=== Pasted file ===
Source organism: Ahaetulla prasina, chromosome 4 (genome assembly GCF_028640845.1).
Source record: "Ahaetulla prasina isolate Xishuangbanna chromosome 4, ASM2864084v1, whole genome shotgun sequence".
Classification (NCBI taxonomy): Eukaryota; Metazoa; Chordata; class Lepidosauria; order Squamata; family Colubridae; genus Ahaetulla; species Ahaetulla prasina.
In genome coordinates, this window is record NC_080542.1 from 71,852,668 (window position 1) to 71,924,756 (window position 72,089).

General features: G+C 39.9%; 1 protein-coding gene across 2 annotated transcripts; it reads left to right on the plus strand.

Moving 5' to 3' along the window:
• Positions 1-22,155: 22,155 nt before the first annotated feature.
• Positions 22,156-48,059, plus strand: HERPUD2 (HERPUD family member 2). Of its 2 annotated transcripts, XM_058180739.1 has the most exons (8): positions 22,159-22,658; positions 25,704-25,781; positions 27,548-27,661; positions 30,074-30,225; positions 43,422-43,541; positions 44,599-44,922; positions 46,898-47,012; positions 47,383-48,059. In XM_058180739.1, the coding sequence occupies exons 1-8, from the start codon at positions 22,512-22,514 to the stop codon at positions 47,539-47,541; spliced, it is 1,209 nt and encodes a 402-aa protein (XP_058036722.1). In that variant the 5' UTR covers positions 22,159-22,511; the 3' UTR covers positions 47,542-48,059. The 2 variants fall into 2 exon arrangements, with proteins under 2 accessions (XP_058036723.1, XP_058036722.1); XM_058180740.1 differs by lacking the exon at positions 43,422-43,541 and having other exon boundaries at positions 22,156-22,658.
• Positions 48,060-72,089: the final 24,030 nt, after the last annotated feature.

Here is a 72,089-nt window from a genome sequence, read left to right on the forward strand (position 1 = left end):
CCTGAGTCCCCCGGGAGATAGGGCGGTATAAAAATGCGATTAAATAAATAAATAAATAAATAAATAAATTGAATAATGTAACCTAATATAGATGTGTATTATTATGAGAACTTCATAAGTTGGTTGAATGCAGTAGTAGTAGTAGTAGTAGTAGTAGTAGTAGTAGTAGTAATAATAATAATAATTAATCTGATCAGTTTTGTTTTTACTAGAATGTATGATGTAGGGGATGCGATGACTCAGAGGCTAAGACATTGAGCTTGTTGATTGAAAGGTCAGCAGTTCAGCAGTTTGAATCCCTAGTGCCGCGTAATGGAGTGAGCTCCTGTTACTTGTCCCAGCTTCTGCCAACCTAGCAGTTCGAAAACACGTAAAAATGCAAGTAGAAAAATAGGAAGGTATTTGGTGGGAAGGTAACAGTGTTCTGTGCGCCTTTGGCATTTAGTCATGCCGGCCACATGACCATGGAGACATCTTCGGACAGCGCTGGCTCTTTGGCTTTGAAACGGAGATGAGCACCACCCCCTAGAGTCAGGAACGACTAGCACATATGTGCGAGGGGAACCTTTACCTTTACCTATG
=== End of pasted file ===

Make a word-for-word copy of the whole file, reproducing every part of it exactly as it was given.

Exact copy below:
Source organism: Ahaetulla prasina, chromosome 4 (genome assembly GCF_028640845.1).
Source record: "Ahaetulla prasina isolate Xishuangbanna chromosome 4, ASM2864084v1, whole genome shotgun sequence".
Classification (NCBI taxonomy): Eukaryota; Metazoa; Chordata; class Lepidosauria; order Squamata; family Colubridae; genus Ahaetulla; species Ahaetulla prasina.
In genome coordinates, this window is record NC_080542.1 from 71,852,668 (window position 1) to 71,924,756 (window position 72,089).

General features: G+C 39.9%; 1 protein-coding gene across 2 annotated transcripts; it reads left to right on the plus strand.

Moving 5' to 3' along the window:
• Positions 1-22,155: 22,155 nt before the first annotated feature.
• Positions 22,156-48,059, plus strand: HERPUD2 (HERPUD family member 2). Of its 2 annotated transcripts, XM_058180739.1 has the most exons (8): positions 22,159-22,658; positions 25,704-25,781; positions 27,548-27,661; positions 30,074-30,225; positions 43,422-43,541; positions 44,599-44,922; positions 46,898-47,012; positions 47,383-48,059. In XM_058180739.1, the coding sequence occupies exons 1-8, from the start codon at positions 22,512-22,514 to the stop codon at positions 47,539-47,541; spliced, it is 1,209 nt and encodes a 402-aa protein (XP_058036722.1). In that variant the 5' UTR covers positions 22,159-22,511; the 3' UTR covers positions 47,542-48,059. The 2 variants fall into 2 exon arrangements, with proteins under 2 accessions (XP_058036723.1, XP_058036722.1); XM_058180740.1 differs by lacking the exon at positions 43,422-43,541 and having other exon boundaries at positions 22,156-22,658.
• Positions 48,060-72,089: the final 24,030 nt, after the last annotated feature.

Here is a 72,089-nt window from a genome sequence, read left to right on the forward strand (position 1 = left end):
CCTGAGTCCCCCGGGAGATAGGGCGGTATAAAAATGCGATTAAATAAATAAATAAATAAATAAATAAATTGAATAATGTAACCTAATATAGATGTGTATTATTATGAGAACTTCATAAGTTGGTTGAATGCAGTAGTAGTAGTAGTAGTAGTAGTAGTAGTAGTAGTAGTAATAATAATAATAATTAATCTGATCAGTTTTGTTTTTACTAGAATGTATGATGTAGGGGATGCGATGACTCAGAGGCTAAGACATTGAGCTTGTTGATTGAAAGGTCAGCAGTTCAGCAGTTTGAATCCCTAGTGCCGCGTAATGGAGTGAGCTCCTGTTACTTGTCCCAGCTTCTGCCAACCTAGCAGTTCGAAAACACGTAAAAATGCAAGTAGAAAAATAGGAAGGTATTTGGTGGGAAGGTAACAGTGTTCTGTGCGCCTTTGGCATTTAGTCATGCCGGCCACATGACCATGGAGACATCTTCGGACAGCGCTGGCTCTTTGGCTTTGAAACGGAGATGAGCACCACCCCCTAGAGTCAGGAACGACTAGCACATATGTGCGAGGGGAACCTTTACCTTTACCTATG